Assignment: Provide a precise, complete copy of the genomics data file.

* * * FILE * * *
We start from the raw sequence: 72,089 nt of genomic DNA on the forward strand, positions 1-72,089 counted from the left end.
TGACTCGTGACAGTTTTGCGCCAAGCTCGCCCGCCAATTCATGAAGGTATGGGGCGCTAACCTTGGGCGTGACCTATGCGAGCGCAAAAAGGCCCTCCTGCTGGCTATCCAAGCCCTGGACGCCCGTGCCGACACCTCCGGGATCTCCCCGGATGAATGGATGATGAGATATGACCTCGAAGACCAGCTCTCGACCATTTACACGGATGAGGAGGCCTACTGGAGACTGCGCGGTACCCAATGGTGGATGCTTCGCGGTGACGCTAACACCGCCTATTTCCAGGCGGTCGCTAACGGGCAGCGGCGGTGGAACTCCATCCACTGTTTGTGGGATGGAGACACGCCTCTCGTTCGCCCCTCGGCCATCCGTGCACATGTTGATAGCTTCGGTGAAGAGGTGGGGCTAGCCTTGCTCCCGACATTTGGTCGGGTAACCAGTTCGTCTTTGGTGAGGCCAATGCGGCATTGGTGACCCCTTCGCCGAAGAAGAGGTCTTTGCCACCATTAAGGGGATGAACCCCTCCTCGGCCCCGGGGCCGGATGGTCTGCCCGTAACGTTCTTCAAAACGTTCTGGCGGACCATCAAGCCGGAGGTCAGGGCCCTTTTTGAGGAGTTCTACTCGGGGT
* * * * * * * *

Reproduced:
We start from the raw sequence: 72,089 nt of genomic DNA on the forward strand, positions 1-72,089 counted from the left end.
TGACTCGTGACAGTTTTGCGCCAAGCTCGCCCGCCAATTCATGAAGGTATGGGGCGCTAACCTTGGGCGTGACCTATGCGAGCGCAAAAAGGCCCTCCTGCTGGCTATCCAAGCCCTGGACGCCCGTGCCGACACCTCCGGGATCTCCCCGGATGAATGGATGATGAGATATGACCTCGAAGACCAGCTCTCGACCATTTACACGGATGAGGAGGCCTACTGGAGACTGCGCGGTACCCAATGGTGGATGCTTCGCGGTGACGCTAACACCGCCTATTTCCAGGCGGTCGCTAACGGGCAGCGGCGGTGGAACTCCATCCACTGTTTGTGGGATGGAGACACGCCTCTCGTTCGCCCCTCGGCCATCCGTGCACATGTTGATAGCTTCGGTGAAGAGGTGGGGCTAGCCTTGCTCCCGACATTTGGTCGGGTAACCAGTTCGTCTTTGGTGAGGCCAATGCGGCATTGGTGACCCCTTCGCCGAAGAAGAGGTCTTTGCCACCATTAAGGGGATGAACCCCTCCTCGGCCCCGGGGCCGGATGGTCTGCCCGTAACGTTCTTCAAAACGTTCTGGCGGACCATCAAGCCGGAGGTCAGGGCCCTTTTTGAGGAGTTCTACTCGGGGT